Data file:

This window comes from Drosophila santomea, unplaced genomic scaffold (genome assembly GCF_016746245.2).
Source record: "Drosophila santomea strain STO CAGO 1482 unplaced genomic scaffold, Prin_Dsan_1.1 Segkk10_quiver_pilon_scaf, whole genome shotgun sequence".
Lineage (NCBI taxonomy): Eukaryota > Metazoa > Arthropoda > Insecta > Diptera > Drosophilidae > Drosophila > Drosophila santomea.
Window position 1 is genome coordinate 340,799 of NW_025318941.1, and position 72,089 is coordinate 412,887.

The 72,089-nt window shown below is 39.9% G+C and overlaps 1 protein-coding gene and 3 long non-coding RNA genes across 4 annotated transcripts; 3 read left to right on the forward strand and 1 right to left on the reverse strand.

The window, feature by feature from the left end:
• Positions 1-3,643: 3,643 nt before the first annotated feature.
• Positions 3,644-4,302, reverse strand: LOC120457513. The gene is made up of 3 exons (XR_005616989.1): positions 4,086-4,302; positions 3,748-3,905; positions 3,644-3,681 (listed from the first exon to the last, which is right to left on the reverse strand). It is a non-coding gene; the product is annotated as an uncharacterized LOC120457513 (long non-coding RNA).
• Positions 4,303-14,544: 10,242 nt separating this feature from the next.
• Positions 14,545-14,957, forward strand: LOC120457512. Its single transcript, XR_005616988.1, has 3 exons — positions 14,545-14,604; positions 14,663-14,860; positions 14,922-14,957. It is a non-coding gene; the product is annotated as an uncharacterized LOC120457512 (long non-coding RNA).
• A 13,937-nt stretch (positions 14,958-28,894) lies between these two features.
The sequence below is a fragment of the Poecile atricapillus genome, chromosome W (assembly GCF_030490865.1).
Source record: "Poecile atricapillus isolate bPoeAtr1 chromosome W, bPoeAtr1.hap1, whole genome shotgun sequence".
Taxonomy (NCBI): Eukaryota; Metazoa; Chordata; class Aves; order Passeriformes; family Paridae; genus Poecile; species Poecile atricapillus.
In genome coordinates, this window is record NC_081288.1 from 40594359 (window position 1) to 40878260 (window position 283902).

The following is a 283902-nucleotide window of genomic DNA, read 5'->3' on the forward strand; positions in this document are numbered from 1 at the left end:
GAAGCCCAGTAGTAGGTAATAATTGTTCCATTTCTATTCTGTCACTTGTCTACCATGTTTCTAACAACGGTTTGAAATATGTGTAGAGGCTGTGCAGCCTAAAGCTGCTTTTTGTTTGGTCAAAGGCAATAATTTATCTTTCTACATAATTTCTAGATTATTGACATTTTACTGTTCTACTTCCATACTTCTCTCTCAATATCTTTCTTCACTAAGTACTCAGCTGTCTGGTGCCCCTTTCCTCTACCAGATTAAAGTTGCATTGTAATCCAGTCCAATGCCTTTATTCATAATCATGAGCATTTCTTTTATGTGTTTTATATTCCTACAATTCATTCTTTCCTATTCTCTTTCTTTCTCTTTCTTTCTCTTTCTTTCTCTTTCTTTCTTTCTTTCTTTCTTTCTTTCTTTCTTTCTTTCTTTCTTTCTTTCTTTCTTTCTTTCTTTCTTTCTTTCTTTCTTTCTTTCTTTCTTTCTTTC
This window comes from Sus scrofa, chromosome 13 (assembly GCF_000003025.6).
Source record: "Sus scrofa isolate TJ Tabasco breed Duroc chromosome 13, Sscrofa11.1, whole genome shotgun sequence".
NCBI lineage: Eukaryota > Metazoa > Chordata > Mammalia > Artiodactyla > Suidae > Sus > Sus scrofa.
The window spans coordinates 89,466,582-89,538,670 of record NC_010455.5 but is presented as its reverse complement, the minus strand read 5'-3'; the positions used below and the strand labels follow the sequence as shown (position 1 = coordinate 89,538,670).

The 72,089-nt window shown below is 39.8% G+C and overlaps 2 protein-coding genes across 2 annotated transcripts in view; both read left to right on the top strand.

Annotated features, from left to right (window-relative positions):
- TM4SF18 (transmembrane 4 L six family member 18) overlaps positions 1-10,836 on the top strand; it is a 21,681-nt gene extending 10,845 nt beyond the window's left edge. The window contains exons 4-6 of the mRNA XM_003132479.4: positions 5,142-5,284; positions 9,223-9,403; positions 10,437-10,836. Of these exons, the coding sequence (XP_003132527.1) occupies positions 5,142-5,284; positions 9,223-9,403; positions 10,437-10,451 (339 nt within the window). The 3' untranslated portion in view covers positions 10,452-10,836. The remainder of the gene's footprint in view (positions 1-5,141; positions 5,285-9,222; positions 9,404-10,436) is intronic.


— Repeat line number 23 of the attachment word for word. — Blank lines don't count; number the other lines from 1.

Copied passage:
Annotated features, from left to right (window-relative positions):